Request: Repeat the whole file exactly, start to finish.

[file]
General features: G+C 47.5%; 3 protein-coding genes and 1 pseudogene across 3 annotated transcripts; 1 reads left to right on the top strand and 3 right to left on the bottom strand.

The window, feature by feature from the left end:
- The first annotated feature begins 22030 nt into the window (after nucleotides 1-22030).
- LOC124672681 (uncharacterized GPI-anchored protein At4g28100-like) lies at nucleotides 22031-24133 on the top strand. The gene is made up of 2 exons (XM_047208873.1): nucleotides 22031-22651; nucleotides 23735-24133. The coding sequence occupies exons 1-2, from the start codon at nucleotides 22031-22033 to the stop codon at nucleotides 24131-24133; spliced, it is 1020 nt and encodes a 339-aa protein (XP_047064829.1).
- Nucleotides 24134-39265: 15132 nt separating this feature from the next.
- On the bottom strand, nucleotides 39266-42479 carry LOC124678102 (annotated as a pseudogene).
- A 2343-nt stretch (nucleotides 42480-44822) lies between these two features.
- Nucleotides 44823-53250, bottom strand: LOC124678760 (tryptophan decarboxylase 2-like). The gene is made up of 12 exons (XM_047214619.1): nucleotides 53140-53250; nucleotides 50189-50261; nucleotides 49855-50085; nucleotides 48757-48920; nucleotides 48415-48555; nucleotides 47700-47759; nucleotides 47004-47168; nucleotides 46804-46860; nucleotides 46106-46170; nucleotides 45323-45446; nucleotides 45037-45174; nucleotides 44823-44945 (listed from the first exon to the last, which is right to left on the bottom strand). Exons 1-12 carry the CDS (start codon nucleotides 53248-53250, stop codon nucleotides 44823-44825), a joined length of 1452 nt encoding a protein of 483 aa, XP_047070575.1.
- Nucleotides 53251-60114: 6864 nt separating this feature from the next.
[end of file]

General features: G+C 47.5%; 3 protein-coding genes and 1 pseudogene across 3 annotated transcripts; 1 reads left to right on the top strand and 3 right to left on the bottom strand.

The window, feature by feature from the left end:
- The first annotated feature begins 22030 nt into the window (after nucleotides 1-22030).
- LOC124672681 (uncharacterized GPI-anchored protein At4g28100-like) lies at nucleotides 22031-24133 on the top strand. The gene is made up of 2 exons (XM_047208873.1): nucleotides 22031-22651; nucleotides 23735-24133. The coding sequence occupies exons 1-2, from the start codon at nucleotides 22031-22033 to the stop codon at nucleotides 24131-24133; spliced, it is 1020 nt and encodes a 339-aa protein (XP_047064829.1).
- Nucleotides 24134-39265: 15132 nt separating this feature from the next.
- On the bottom strand, nucleotides 39266-42479 carry LOC124678102 (annotated as a pseudogene).
- A 2343-nt stretch (nucleotides 42480-44822) lies between these two features.
- Nucleotides 44823-53250, bottom strand: LOC124678760 (tryptophan decarboxylase 2-like). The gene is made up of 12 exons (XM_047214619.1): nucleotides 53140-53250; nucleotides 50189-50261; nucleotides 49855-50085; nucleotides 48757-48920; nucleotides 48415-48555; nucleotides 47700-47759; nucleotides 47004-47168; nucleotides 46804-46860; nucleotides 46106-46170; nucleotides 45323-45446; nucleotides 45037-45174; nucleotides 44823-44945 (listed from the first exon to the last, which is right to left on the bottom strand). Exons 1-12 carry the CDS (start codon nucleotides 53248-53250, stop codon nucleotides 44823-44825), a joined length of 1452 nt encoding a protein of 483 aa, XP_047070575.1.
- Nucleotides 53251-60114: 6864 nt separating this feature from the next.